From Martha Rosler Library (2005-6) to the open-access file-sharing on aaaaarg.fail, a trend can be traced for making libraries as or within contemporary art projects. This talk will cover the history and techniques of what Nick Thurston calls speculative library-making, considered as the practice of constructing real or imaginary libraries as an artistic act, plus a sub-genre practice of producing functioning public libraries as a form of public non-art. He will discuss examples of both throughout.

Nick Thurston is a writer and editor who makes artworks. Recent and upcoming exhibitions include the solo show ‘Hate Library’ at Foksal Gallery (Warsaw, 2017) and HKW (Berlin, 2018), group shows at GRAF Museum (Groningen, 2018) and MuHKA (Antwerp, 2018), and his co-devised exhibition about art and libraries, ‘The House That Heals The Soul’ at CCA (Glasgow, 2017) and The Tetley (Leeds, 2018). As well as writing regularly for the literary and art press, he is the author or co-author of several books, pamphlets, essays and stranger things. His next book, Back to Front Truths: Opposing the post-digital cultures of the far-right, co-edited with Maik Fielitz, will be published in early 2019.

2 June 2018: Detroit Backwards ::: Wet Ink / Fresh Zines

*Ronald Cornelissen and Davin Wade Brainard: zine presentation Detroit Backwards*
& screening of Time Stereo’s Movie Time, a compilation of live action and animation

While you’re here, check out wet ink / fresh zines by:

* Masha Krasnova-Shabaeva: the Strangers *
* Wobby.club: latest issues! * with Marjolein Schalk and Jeroen de Leijer
* Ewoud van Rijn: Mary Jane Rorschach – Archaic Revival Review 2018 *

Saturday 2 June 2018
3 – 5 pm at PrintRoom
Schietbaanstraat 17
Rotterdam

This week PrintRoom’s Riso workspace is taken over by Ronald Cornelissen and Davin Wade Brainard. They collaborate on a zine titled Detroit Backwards; a portrait of Davin’s hometown, which Ronald has visited several times in the past 20 years. Both artist share a love for comics, cartoons, fanzines, graffiti and collage, and perform together in the group Princess Dragon-Mom. Their Riso-Print Holiday here at PrintRoom will be a collage of remembrances, influences, all manner of new visions blowing through on Rotterdam’s mildly psychedelic late-may winds when minds are across an ocean.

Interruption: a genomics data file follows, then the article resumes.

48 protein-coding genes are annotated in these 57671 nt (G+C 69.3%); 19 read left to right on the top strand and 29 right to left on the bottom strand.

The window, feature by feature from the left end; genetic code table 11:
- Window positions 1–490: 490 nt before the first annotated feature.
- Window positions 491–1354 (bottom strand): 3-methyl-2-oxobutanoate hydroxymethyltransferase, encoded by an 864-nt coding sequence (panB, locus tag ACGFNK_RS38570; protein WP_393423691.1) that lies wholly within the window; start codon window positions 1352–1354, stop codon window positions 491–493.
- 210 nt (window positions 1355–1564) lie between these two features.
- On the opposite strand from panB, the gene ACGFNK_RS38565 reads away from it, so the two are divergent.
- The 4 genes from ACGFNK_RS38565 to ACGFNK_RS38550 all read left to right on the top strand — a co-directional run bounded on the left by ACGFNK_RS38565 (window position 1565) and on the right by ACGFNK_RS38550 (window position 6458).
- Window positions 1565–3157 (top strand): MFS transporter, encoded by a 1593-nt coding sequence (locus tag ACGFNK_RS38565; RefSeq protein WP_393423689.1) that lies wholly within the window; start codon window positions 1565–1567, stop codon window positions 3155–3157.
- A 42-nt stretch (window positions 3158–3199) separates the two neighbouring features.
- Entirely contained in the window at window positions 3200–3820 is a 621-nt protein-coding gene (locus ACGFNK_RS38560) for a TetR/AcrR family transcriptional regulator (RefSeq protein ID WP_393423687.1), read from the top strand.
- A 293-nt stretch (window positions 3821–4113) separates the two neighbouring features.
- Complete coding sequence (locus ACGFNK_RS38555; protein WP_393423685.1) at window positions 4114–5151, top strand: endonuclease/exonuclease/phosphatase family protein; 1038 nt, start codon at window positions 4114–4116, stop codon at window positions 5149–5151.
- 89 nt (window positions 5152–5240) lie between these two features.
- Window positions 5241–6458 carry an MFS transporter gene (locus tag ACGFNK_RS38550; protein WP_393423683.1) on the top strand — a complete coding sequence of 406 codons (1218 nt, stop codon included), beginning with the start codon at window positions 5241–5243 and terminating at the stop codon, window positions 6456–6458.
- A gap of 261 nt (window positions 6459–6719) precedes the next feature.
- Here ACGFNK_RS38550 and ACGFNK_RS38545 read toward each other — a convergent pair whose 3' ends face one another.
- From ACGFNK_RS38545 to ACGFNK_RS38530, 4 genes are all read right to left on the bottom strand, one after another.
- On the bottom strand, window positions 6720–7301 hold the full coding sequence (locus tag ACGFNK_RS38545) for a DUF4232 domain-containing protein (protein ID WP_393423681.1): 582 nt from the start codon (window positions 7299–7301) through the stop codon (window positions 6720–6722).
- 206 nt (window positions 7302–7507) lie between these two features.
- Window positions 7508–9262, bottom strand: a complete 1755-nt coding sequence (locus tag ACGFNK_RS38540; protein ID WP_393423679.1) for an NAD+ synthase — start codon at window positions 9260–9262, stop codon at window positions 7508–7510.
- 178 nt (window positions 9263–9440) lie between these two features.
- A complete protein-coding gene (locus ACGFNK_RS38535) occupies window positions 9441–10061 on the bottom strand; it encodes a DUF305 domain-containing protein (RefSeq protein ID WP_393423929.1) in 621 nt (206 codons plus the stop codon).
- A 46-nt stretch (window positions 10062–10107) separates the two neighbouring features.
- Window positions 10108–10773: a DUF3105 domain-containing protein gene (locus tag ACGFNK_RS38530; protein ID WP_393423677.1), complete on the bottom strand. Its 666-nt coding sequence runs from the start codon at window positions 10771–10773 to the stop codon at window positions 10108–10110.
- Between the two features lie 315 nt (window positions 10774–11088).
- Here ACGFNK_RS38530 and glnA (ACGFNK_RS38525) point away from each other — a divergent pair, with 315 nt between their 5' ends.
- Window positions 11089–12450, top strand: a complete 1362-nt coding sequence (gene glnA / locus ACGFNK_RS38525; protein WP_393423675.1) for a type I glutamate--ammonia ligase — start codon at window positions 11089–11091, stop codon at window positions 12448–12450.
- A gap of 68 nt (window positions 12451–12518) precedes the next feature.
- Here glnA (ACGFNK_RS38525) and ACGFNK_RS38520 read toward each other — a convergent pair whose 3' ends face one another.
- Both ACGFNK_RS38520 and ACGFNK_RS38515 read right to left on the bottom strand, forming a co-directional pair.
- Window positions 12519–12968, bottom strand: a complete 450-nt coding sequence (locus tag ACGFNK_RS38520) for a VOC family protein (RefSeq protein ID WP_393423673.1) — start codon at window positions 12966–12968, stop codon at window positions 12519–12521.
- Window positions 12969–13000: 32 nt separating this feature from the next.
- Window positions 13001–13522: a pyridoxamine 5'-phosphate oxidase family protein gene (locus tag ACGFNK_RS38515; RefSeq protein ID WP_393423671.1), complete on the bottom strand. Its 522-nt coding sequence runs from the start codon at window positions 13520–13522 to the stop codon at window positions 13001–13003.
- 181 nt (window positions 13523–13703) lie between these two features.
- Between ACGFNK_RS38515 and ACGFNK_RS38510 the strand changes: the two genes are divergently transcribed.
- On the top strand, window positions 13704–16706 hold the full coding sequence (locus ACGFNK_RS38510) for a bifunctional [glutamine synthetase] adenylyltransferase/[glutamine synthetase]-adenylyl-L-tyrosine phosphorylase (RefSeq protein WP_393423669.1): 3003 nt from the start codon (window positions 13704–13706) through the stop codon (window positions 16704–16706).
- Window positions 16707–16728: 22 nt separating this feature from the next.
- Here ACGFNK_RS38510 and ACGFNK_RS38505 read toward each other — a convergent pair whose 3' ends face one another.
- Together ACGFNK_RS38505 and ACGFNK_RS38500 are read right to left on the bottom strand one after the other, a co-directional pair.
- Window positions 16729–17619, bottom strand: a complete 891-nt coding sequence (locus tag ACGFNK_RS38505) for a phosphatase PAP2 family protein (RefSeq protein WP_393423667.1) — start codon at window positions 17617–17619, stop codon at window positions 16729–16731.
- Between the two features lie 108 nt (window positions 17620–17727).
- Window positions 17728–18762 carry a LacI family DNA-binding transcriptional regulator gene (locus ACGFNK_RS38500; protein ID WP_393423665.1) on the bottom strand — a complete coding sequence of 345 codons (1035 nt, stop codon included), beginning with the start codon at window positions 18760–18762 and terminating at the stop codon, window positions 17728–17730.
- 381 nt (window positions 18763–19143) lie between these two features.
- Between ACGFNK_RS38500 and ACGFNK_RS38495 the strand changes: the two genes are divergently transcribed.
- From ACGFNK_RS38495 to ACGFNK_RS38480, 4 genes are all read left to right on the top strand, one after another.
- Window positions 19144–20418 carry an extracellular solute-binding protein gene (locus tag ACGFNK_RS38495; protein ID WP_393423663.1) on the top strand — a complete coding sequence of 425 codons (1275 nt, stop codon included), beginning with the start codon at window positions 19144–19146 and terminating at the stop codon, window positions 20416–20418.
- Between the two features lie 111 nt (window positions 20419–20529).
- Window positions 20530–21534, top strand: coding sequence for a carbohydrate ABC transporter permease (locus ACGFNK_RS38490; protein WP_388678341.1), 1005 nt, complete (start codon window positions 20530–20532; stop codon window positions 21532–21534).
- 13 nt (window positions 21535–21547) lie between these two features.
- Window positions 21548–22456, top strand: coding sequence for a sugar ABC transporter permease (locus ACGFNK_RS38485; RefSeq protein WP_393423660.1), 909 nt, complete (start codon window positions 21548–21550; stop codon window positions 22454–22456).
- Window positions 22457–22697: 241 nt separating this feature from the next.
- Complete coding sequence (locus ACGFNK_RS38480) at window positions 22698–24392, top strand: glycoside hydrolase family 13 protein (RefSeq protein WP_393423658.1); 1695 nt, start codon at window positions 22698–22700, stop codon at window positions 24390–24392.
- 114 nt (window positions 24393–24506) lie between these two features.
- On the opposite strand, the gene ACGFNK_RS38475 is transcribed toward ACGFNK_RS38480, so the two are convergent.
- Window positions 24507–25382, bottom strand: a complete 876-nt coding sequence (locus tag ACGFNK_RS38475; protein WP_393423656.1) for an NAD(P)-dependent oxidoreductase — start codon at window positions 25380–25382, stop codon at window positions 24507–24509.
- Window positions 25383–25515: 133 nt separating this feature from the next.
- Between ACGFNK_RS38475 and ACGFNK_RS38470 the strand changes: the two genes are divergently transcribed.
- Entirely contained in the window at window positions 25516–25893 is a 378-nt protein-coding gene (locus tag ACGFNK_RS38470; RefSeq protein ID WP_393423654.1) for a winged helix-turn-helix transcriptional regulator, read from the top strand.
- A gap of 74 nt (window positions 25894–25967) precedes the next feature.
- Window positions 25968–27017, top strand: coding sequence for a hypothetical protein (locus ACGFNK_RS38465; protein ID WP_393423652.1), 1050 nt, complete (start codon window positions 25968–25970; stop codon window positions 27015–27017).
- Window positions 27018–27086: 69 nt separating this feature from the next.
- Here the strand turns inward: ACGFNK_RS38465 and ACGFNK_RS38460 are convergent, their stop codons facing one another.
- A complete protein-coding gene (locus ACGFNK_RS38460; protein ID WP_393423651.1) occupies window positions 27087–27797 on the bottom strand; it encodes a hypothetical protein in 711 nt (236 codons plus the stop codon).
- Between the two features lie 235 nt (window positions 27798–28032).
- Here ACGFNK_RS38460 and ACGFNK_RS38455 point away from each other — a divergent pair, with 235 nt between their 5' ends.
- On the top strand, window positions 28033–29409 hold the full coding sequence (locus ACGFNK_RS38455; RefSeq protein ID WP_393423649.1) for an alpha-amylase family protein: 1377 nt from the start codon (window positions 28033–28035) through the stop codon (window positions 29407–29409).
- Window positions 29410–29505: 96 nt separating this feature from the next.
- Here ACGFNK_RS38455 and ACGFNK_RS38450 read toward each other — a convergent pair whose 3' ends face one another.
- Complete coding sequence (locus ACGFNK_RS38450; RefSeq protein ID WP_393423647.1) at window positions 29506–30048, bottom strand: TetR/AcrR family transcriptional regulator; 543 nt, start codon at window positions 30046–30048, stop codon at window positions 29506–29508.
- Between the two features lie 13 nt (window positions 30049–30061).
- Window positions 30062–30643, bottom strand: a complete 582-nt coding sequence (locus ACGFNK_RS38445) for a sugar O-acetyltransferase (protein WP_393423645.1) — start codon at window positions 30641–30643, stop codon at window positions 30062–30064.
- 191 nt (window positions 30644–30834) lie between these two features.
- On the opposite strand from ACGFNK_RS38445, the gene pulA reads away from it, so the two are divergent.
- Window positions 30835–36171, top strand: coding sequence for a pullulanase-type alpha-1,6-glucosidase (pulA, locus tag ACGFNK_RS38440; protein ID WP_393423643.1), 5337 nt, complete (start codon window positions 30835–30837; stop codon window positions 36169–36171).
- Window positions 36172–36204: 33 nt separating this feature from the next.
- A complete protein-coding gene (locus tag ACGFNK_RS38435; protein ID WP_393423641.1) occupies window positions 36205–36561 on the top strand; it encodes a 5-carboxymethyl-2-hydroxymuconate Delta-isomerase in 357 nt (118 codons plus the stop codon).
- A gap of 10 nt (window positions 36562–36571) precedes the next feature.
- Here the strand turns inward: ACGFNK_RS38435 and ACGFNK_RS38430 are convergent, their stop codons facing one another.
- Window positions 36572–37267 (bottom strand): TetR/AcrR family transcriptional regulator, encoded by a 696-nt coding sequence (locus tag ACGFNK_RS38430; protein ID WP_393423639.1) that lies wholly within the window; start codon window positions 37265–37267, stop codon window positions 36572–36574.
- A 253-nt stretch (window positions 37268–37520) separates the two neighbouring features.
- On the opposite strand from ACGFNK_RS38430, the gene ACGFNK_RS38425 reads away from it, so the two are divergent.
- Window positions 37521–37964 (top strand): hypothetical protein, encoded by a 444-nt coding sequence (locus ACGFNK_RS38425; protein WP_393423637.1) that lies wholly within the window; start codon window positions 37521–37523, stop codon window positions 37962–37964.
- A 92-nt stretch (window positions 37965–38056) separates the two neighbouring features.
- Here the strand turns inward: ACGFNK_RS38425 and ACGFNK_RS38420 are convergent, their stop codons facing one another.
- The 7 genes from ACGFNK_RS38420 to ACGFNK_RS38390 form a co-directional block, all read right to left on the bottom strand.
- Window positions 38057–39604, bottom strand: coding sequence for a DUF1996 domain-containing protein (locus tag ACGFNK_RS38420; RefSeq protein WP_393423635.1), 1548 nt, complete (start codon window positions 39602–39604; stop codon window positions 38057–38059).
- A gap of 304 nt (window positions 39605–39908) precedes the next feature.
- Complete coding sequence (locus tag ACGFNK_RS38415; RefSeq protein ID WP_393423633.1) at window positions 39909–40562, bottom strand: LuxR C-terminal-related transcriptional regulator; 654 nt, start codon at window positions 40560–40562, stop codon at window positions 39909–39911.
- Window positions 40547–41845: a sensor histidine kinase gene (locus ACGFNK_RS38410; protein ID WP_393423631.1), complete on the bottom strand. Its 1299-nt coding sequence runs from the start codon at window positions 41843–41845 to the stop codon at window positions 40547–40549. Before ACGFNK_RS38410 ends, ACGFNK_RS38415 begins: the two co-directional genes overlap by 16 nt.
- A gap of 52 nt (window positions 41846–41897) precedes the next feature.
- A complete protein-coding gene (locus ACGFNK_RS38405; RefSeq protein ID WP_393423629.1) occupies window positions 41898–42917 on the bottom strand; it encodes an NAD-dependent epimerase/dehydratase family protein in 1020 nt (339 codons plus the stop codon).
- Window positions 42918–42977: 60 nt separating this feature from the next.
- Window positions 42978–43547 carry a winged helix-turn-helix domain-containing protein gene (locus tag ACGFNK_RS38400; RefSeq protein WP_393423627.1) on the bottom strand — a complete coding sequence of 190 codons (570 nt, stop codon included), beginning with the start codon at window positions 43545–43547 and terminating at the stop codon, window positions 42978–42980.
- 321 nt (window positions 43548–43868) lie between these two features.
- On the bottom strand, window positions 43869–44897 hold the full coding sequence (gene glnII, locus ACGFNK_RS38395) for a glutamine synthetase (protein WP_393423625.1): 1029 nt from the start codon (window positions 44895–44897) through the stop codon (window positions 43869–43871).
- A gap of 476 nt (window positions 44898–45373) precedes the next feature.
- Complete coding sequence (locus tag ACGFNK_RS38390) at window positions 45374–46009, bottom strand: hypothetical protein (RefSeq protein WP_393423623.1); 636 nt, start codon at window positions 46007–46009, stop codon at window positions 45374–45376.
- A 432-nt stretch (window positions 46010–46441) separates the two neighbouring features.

Join us on Saturday to see the result of this Riso-trip back in memory and celebrate all our wet-from-the-press new zines, printed at PrintRoom or at Wobby’s headquarters.

 

more information:

Davin Wade Brainard was born in 1969 in Detroit, Michigan. Like most boys his age he loves giant monsters, superheroes and outer space. After finishing college in the early 1990’s he started a series of cloud paintings that he continues working on to this day. In the past 25 years he has written and published many books (SPACE, HEY WRINKLENUT, CHARLIE BROWN, PUDDLES and more), made over 20 short films, toured Europe, Japan and the USA with his performance art & noise group PRINCESS DRAGONMOM, and completed lots of paintings. In 2008 his art collective TIME STEREO (started in 1993 with Warn Defever) was included in the MOCAD exhibition CONSIDERING DETROIT. Lately Davin has been working hard as the gallery director of UFO FACTORY in Corktown.

Ronald Cornelissen was born in 1960 in Beverwijk, the Netherlands, and lives in Rotterdam. Since 1988 he has worked as a visual artist, making drawings, sculptures and installations, from 2000 to 2007 he published WORMHOLE magazine. His works arise from the twlightlight zone between avant-garde and underground, mining urban subcultures of comic strips, graffiti and music and looking at the friction between the urban environment and its inhabitants. His work has been exhibited at State of Concept, Athens; Museum Boijmans van Beuningen, Rotterdam; TENT, Rotterdam; Instituto Buena Bista, Curacao, Netherlands Antilles (2008); Natural Law (with Princess Dragonmom), Busan Biennale, South Korea; Galerie de l’École Supérieure des Beaux-Arts de Marseille, France; and W139, Amsterdam, among many others.

Wobby.club

Masha Krasnova-Shabaeva

Ewoud van Rijn

 

17 May 2018: supposing you do not like to change

 

11.00 – 17.00

Babel Book Space

PrintRoom @ Museum Boijmans van Beuningen 

 

an English-to-Dutch
live translation of 
Gertrude Stein’s 
Tender Buttons
‘Objects’
 
A project initiated by Kate Briggs & Moosje M. Goosen
in collaboration with: Niels Bekkema, Hannah Dawn Henderson, 
Ash Kilmartin, Sarah Posman, Natasha Soobramanien, Nienke
Terpsma, and Marije de Wit

21 April 2018: Love from Kingston, Hannah Dawn Henderson and Nicole Jordan


** bookpresentations **  reading ** discussion **

Hannah Dawn Henderson: Being, in a State of Erasure

Nicole Jordan: 89

2 – 4 pm at our Babel Bookspace at Museum Boijmans Van Beuningen
Museumpark 18, Rotterdam

Email us if you’d like to be on the guest list for free entrance to the museum (info@printroom.org).

The publications of Nicole Jordan and Hannah Dawn Henderson deploy autobiographical voices so as to generate an oscillation between past and present. Departing from their Caribbean heritage, both writers seek to address histories that have contoured their conceptions of selfhood, whereby a literary register serves as a device to navigate political/politicised heritage.